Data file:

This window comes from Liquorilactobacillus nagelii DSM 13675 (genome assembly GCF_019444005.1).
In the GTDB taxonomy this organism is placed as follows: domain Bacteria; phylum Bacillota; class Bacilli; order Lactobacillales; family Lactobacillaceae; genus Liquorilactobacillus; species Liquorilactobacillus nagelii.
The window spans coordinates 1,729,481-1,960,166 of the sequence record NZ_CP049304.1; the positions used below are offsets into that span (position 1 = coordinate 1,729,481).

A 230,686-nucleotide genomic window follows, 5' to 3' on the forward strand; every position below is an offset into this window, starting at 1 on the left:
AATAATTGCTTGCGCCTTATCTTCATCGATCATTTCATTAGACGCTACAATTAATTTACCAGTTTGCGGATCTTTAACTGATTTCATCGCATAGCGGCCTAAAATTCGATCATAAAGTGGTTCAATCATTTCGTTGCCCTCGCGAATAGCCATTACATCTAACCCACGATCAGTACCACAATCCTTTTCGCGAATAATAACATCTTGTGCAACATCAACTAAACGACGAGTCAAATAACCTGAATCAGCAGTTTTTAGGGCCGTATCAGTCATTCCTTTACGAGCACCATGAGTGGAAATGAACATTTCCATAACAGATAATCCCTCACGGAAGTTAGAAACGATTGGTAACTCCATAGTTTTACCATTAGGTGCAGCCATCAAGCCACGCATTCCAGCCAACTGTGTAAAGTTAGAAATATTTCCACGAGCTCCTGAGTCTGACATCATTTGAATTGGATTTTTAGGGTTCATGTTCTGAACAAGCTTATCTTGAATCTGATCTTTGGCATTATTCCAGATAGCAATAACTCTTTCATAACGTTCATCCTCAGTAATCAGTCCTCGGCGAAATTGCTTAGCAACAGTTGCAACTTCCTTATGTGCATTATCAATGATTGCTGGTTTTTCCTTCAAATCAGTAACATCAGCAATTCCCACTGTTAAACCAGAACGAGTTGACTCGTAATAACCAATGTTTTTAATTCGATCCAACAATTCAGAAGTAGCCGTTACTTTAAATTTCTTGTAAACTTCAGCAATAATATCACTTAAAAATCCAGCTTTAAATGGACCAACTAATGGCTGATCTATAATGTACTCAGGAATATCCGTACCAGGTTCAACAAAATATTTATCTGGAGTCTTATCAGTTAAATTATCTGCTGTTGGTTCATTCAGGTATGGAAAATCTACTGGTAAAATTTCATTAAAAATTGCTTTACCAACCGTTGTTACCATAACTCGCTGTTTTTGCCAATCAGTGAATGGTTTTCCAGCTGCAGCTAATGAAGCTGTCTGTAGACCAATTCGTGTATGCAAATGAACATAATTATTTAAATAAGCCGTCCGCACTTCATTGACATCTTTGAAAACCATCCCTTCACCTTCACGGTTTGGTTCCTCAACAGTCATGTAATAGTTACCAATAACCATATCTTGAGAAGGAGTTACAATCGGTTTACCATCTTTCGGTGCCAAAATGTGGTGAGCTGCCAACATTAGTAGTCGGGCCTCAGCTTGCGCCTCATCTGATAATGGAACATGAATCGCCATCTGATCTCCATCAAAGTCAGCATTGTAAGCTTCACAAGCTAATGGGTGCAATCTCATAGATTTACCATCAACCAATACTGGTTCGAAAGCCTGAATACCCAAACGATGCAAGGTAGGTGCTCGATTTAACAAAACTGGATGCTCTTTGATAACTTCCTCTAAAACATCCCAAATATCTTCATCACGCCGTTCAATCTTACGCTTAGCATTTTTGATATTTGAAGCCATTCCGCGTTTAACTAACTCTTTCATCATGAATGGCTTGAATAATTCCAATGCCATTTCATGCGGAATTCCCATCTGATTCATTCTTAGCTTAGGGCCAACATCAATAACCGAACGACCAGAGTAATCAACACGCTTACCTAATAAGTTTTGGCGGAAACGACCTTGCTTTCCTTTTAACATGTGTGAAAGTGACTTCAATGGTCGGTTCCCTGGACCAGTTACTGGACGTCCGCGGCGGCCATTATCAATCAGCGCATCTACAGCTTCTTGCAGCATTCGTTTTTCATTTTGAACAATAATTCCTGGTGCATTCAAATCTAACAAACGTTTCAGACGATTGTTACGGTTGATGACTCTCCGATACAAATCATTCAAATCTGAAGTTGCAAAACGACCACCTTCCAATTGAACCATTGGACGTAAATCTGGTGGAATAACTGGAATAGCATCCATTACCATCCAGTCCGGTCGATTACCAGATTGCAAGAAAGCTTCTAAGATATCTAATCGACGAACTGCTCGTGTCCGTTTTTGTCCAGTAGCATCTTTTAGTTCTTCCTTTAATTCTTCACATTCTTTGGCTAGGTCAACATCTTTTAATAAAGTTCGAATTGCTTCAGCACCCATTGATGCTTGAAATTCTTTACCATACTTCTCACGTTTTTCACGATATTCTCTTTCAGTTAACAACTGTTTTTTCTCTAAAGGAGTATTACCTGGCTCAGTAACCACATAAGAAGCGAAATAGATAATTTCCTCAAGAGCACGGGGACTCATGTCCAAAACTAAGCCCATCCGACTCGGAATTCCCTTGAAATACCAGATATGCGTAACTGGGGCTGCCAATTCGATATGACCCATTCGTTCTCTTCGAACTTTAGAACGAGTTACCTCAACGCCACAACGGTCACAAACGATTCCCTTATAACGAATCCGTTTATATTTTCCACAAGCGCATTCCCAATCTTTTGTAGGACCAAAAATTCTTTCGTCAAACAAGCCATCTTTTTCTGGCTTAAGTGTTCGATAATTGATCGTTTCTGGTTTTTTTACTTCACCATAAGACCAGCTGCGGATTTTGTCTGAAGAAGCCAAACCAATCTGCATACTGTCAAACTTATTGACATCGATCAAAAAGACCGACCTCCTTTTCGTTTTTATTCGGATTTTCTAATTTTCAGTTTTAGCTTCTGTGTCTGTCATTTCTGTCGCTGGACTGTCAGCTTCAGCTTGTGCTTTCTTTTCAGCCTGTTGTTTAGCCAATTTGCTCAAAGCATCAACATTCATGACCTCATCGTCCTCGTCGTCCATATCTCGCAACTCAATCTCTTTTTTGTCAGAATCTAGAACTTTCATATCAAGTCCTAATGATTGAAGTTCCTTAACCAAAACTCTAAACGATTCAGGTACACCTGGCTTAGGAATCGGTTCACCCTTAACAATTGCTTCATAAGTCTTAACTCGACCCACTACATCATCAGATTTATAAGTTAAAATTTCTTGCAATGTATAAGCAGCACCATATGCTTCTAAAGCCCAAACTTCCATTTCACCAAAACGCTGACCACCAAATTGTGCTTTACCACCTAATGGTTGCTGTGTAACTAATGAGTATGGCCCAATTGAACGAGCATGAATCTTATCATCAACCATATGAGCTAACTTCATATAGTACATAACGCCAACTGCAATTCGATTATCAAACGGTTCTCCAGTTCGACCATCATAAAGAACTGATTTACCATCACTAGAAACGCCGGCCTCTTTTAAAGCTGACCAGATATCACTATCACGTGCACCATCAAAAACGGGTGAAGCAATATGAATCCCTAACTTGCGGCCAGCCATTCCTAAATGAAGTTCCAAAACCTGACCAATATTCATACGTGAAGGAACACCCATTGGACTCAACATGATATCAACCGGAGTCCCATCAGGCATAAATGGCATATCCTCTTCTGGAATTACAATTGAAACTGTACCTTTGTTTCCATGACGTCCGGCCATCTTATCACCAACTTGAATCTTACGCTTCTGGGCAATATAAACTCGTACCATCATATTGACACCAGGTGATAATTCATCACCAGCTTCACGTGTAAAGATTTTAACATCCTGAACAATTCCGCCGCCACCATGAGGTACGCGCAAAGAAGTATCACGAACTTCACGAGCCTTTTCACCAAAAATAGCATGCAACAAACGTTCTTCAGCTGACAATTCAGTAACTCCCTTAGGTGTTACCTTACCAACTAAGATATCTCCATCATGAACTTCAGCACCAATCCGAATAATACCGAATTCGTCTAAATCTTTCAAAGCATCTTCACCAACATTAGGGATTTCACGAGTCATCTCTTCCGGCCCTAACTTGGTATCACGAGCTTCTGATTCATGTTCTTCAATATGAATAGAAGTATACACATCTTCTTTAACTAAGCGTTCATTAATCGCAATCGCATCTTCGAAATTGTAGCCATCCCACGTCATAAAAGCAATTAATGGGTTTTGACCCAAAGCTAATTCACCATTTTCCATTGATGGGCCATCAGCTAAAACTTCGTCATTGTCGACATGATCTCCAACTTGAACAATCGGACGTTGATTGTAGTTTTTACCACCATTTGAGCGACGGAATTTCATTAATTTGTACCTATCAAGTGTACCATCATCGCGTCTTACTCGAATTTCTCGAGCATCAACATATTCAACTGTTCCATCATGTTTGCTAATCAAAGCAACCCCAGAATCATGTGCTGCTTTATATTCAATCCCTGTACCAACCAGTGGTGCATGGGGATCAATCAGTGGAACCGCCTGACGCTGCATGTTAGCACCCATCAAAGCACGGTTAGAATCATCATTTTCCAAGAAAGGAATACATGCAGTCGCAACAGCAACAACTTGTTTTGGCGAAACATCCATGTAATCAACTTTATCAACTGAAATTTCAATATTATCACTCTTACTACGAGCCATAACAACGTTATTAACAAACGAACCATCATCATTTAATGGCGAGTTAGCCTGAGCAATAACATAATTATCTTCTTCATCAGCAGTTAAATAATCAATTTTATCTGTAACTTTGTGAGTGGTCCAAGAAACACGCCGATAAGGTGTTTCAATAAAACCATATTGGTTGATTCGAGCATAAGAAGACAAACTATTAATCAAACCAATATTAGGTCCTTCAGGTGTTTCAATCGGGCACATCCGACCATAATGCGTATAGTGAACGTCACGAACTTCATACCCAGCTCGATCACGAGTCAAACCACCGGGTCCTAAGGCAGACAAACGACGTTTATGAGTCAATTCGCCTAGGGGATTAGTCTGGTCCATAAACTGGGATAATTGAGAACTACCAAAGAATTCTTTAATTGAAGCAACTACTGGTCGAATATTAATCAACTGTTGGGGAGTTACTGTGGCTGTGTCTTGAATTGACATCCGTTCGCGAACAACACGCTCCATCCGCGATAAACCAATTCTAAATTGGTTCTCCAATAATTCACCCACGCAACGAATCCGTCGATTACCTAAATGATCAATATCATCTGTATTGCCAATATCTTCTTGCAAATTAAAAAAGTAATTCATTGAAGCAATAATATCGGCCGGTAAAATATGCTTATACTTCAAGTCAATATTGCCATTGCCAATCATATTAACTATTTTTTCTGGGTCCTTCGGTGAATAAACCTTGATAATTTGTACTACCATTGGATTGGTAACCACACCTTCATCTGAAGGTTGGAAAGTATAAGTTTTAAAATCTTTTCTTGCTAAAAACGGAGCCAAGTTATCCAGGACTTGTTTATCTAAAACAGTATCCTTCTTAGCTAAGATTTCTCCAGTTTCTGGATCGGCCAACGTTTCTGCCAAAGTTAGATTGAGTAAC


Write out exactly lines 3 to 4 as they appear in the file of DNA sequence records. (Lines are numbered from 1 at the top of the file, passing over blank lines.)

The window spans coordinates 1,729,481-1,960,166 of the sequence record NZ_CP049304.1; the positions used below are offsets into that span (position 1 = coordinate 1,729,481).

A 230,686-nucleotide genomic window follows, 5' to 3' on the forward strand; every position below is an offset into this window, starting at 1 on the left: